Tanden’s selection to run the OMB was always viewed as a risky one for Biden, given her bare-knuckled approach to dealing with Republicans and particularly inflammatory Twitter account. But after Democrats took control of the Senate, Biden allies believed the president would get her confirmed.
Manchin, a moderate Democrat, likely blew up those plans Friday afternoon.
“I believe her overtly partisan statements will have a toxic and detrimental impact on the important working relationship between members of Congress and the next director of the Office of Management and Budget,” he said in a statement. “For this reason, I cannot support her nomination.
The White House said they had no intention from withdrawing Tanden’s nomination, with the president telling reporters after a trip to Michigan that, “I think we’re going to find the votes to get her confirmed.” Democrats believe it’s critical the Biden administration does not quickly relent on Tanden after Manchin’s opposition, if only to demonstrate they will not cower immediately to any opposition, including from within the party.
But with no Republicans signaling they would support Tanden, activists and allies are already scrambling for the potential opening.
Sperling, whose potential bid was mentioned in a Friday night article in The American Prospect, has boosters through the party owing to his service in the Clinton and Obama administrations and the relationships he’s built both with Biden’s top economic advisers and within progressive intellectual circles.
Biden’s orbit believes he would be easily confirmed if nominated. But there are concerns about Sperling’s potential ascension because of the president’s stated commitment to build a diverse cabinet. Tanden is an Indian American woman, one of only two women of Asian descent nominated for the cabinet other than Vice President Kamala Harris.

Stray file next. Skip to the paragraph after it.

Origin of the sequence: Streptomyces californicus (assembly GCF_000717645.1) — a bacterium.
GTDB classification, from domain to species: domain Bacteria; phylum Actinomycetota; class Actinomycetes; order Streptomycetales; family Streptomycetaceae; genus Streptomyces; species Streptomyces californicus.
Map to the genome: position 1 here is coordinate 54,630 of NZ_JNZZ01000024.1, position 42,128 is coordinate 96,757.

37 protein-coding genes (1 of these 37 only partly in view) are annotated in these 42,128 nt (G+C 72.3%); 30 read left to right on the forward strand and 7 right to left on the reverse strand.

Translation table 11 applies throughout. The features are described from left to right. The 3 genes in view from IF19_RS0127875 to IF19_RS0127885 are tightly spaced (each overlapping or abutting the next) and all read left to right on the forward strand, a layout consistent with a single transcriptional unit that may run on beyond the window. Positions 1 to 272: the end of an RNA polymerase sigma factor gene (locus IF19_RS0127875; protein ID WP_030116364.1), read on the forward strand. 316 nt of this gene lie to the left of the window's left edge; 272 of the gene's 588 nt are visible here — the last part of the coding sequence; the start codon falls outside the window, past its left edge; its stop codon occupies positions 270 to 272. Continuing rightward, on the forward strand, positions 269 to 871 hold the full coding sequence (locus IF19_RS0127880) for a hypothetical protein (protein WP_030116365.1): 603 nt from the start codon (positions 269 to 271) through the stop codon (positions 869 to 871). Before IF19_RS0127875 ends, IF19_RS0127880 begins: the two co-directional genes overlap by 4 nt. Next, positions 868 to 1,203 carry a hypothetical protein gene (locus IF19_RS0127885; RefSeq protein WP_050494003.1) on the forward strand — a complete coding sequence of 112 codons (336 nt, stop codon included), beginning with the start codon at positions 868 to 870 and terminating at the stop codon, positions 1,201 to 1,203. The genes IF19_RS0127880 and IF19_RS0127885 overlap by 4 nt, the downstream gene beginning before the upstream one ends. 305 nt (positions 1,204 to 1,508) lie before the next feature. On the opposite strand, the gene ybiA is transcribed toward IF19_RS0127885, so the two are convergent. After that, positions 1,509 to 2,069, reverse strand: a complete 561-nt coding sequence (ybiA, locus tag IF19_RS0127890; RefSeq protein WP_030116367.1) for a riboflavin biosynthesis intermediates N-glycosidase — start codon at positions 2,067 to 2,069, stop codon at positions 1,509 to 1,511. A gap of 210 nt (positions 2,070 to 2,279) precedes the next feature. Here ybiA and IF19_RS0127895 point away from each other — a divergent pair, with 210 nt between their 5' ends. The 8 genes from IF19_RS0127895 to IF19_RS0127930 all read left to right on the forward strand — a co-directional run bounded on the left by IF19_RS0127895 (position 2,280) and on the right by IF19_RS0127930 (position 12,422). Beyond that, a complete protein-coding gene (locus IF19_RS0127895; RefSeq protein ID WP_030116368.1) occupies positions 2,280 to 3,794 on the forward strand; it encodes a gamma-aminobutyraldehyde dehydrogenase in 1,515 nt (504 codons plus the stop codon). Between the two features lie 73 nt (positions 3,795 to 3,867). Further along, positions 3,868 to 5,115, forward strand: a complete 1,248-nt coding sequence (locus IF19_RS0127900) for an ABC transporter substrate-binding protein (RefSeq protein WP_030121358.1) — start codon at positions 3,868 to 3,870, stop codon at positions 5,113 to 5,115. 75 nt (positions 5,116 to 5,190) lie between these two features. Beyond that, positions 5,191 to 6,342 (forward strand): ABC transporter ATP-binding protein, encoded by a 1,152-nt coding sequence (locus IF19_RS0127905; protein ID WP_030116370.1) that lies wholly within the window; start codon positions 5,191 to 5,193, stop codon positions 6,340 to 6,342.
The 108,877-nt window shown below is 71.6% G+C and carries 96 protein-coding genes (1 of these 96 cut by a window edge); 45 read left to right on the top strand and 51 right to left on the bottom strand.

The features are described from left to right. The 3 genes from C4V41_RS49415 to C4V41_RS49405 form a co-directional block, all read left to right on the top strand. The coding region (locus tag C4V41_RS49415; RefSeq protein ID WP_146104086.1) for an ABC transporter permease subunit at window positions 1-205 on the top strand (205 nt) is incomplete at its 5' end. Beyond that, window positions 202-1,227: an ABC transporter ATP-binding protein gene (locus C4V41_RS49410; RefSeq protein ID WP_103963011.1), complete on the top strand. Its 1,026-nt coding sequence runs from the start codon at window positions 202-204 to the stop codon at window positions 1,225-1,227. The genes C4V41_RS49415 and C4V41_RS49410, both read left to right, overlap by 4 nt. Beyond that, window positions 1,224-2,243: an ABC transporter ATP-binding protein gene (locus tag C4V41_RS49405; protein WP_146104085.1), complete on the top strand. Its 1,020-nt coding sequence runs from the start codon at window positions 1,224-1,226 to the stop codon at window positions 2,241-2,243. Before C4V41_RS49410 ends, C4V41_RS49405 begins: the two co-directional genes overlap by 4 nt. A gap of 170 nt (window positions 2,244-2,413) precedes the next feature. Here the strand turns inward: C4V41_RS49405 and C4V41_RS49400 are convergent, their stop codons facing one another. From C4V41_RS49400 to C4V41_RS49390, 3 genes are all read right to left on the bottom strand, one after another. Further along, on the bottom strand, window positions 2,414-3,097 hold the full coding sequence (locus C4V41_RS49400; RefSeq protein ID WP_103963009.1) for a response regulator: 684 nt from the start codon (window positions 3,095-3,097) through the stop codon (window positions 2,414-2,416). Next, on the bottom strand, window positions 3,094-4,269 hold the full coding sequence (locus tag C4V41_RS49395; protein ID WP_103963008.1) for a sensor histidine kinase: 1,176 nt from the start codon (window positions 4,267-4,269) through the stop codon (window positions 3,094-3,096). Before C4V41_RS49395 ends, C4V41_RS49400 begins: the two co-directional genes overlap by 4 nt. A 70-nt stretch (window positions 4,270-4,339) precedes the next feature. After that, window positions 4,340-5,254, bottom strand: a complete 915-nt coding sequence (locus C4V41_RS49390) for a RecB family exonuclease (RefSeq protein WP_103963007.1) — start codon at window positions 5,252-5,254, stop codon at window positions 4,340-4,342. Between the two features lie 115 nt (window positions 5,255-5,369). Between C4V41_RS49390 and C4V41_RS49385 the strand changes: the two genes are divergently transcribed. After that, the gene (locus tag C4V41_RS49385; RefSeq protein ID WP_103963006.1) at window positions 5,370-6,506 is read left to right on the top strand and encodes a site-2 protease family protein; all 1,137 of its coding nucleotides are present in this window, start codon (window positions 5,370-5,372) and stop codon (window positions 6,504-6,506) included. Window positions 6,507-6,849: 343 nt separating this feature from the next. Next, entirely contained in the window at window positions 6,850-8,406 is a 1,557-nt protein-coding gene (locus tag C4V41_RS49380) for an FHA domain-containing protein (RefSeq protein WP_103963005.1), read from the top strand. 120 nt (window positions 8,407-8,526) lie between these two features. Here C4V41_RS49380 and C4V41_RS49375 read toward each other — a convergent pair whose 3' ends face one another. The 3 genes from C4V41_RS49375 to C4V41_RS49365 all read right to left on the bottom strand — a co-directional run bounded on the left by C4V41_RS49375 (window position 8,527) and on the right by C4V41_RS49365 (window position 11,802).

“It’s difficult for them not to put a woman in the job because of the commitments the president made to having a balanced cabinet,” said one former Obama official.
Reached for comment, Sperling praised Tanden’s nomination to OMB.
“I have worked with Neera for over 20 years and have never stopped being impressed by the breadth of her policy expertise, her work ethic and commitment to helping Americans in need,” Sperling said. “She is supremely qualified to be OMB Director. I have been and remain 100% supportive of her confirmation.”
O’Leary is a longtime Democratic policymaker with close ties to top Biden aides — in particular, White House chief of staff Ron Klain — owing to her years of experience in Clintonworld. She worked in the Clinton White House and then joined Hillary Clinton’s Senate office as legislative director. She later served as a top policy adviser on Clinton’s 2016 campaign, along with Jake Sullivan, now Biden’s national security adviser.
Her policy work has been widely praised by Democrats, but her chances at the slot may be bogged down by her most recent stint in the Newsom administration.
O’Leary served for two years as Newsom’s chief of staff, and it was well-known in Democratic circles that she was angling for a job in the Biden administration. But she left Newsom’s staff before she landed a job. Her departure came around the time the governor began to face a recall effort over criticism of how he has handled the Covid-19 pandemic. People in Newsom’s camp felt O’Leary was not the right person to lead the governor through the turbulence of a recall.
“Does the White House want to have Senate hearings that are going to examine the Gavin Newsom administration in California? That’s the baggage,” the Obama alum said. “There’s a lot of concern.”
O’Leary and the White House declined to comment.
Given the concerns surrounding Sperling and O’Leary, the White House could decide to elevate Shalanda Young, who has been nominated to serve as deputy OMB director. Young, a Black woman, is widely respected by both parties on the Hill, where she has worked as the staff director for House Democrats on the Appropriations Committee.
Still, the White House is insistent they will continue to push for Tanden’s confirmation, touting her more than 35 meetings with senators from both parties, her outreach to Asian American and Pacific Islander organizations and the business community and bipartisan support she earned outside the Beltway, including from former OMB Director Mitch Daniels, a Republican.
“Neera Tanden is an accomplished policy expert who would be an excellent budget director and we look forward to the committee votes next week and to continuing to work toward her confirmation through engagement with both parties,” Jen Psaki, the White House press secretary, said in a statement Friday night.
While most Democrats argue it’s too early to completely desert Tanden, they also worry about waiting too long to fill the top post at OMB, especially as the administration is expected to produce a budget in the coming weeks or months.
“I wouldn’t want to go another month without an OMB director,” the former Obama official said. “It’s an incredibly important time. Either let’s get Neera confirmed, or you’re going to have to move quickly.”
Kevin Yamamura contributed to this report.